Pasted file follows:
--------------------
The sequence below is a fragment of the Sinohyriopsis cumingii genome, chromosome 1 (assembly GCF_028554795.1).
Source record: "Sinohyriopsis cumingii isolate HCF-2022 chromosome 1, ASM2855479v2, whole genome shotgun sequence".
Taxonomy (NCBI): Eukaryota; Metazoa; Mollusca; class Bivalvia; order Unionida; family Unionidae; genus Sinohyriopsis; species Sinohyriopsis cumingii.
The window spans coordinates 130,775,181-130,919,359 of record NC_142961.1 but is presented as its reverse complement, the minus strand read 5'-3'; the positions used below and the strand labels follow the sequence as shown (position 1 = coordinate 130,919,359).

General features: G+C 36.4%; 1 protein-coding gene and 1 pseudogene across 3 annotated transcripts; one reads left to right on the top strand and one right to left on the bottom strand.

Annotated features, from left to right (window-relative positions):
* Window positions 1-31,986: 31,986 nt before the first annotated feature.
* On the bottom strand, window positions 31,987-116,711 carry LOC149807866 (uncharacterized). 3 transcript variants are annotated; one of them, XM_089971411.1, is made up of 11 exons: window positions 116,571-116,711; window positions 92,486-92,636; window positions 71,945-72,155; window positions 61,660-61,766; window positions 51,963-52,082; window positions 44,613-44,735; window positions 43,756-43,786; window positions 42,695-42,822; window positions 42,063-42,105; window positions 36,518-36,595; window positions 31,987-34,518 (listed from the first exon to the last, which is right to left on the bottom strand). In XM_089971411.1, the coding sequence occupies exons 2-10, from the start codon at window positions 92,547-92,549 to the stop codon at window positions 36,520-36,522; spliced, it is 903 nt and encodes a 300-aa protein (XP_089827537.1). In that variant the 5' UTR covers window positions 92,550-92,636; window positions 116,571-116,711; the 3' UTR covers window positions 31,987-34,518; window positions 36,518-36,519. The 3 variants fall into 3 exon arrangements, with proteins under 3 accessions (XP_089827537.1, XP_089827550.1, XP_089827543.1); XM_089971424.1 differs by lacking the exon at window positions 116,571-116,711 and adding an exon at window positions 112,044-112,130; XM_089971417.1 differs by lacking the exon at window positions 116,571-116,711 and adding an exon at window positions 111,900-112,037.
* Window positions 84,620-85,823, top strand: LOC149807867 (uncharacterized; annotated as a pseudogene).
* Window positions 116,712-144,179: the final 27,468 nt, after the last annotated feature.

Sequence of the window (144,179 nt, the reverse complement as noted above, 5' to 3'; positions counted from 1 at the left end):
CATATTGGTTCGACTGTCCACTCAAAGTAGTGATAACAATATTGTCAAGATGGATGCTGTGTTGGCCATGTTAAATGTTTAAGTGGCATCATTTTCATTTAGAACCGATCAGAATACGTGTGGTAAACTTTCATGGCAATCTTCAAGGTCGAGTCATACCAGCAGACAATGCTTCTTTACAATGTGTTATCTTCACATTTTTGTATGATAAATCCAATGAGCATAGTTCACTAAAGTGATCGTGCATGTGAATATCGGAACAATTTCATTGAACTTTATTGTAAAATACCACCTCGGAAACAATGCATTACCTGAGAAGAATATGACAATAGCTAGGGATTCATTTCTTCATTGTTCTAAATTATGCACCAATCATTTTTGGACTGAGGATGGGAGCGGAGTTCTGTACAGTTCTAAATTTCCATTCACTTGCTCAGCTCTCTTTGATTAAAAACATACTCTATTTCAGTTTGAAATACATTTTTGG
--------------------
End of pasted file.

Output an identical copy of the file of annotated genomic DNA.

The sequence below is a fragment of the Sinohyriopsis cumingii genome, chromosome 1 (assembly GCF_028554795.1).
Source record: "Sinohyriopsis cumingii isolate HCF-2022 chromosome 1, ASM2855479v2, whole genome shotgun sequence".
Taxonomy (NCBI): Eukaryota; Metazoa; Mollusca; class Bivalvia; order Unionida; family Unionidae; genus Sinohyriopsis; species Sinohyriopsis cumingii.
The window spans coordinates 130,775,181-130,919,359 of record NC_142961.1 but is presented as its reverse complement, the minus strand read 5'-3'; the positions used below and the strand labels follow the sequence as shown (position 1 = coordinate 130,919,359).

General features: G+C 36.4%; 1 protein-coding gene and 1 pseudogene across 3 annotated transcripts; one reads left to right on the top strand and one right to left on the bottom strand.

Annotated features, from left to right (window-relative positions):
* Window positions 1-31,986: 31,986 nt before the first annotated feature.
* On the bottom strand, window positions 31,987-116,711 carry LOC149807866 (uncharacterized). 3 transcript variants are annotated; one of them, XM_089971411.1, is made up of 11 exons: window positions 116,571-116,711; window positions 92,486-92,636; window positions 71,945-72,155; window positions 61,660-61,766; window positions 51,963-52,082; window positions 44,613-44,735; window positions 43,756-43,786; window positions 42,695-42,822; window positions 42,063-42,105; window positions 36,518-36,595; window positions 31,987-34,518 (listed from the first exon to the last, which is right to left on the bottom strand). In XM_089971411.1, the coding sequence occupies exons 2-10, from the start codon at window positions 92,547-92,549 to the stop codon at window positions 36,520-36,522; spliced, it is 903 nt and encodes a 300-aa protein (XP_089827537.1). In that variant the 5' UTR covers window positions 92,550-92,636; window positions 116,571-116,711; the 3' UTR covers window positions 31,987-34,518; window positions 36,518-36,519. The 3 variants fall into 3 exon arrangements, with proteins under 3 accessions (XP_089827537.1, XP_089827550.1, XP_089827543.1); XM_089971424.1 differs by lacking the exon at window positions 116,571-116,711 and adding an exon at window positions 112,044-112,130; XM_089971417.1 differs by lacking the exon at window positions 116,571-116,711 and adding an exon at window positions 111,900-112,037.
* Window positions 84,620-85,823, top strand: LOC149807867 (uncharacterized; annotated as a pseudogene).
* Window positions 116,712-144,179: the final 27,468 nt, after the last annotated feature.

Sequence of the window (144,179 nt, the reverse complement as noted above, 5' to 3'; positions counted from 1 at the left end):
CATATTGGTTCGACTGTCCACTCAAAGTAGTGATAACAATATTGTCAAGATGGATGCTGTGTTGGCCATGTTAAATGTTTAAGTGGCATCATTTTCATTTAGAACCGATCAGAATACGTGTGGTAAACTTTCATGGCAATCTTCAAGGTCGAGTCATACCAGCAGACAATGCTTCTTTACAATGTGTTATCTTCACATTTTTGTATGATAAATCCAATGAGCATAGTTCACTAAAGTGATCGTGCATGTGAATATCGGAACAATTTCATTGAACTTTATTGTAAAATACCACCTCGGAAACAATGCATTACCTGAGAAGAATATGACAATAGCTAGGGATTCATTTCTTCATTGTTCTAAATTATGCACCAATCATTTTTGGACTGAGGATGGGAGCGGAGTTCTGTACAGTTCTAAATTTCCATTCACTTGCTCAGCTCTCTTTGATTAAAAACATACTCTATTTCAGTTTGAAATACATTTTTGG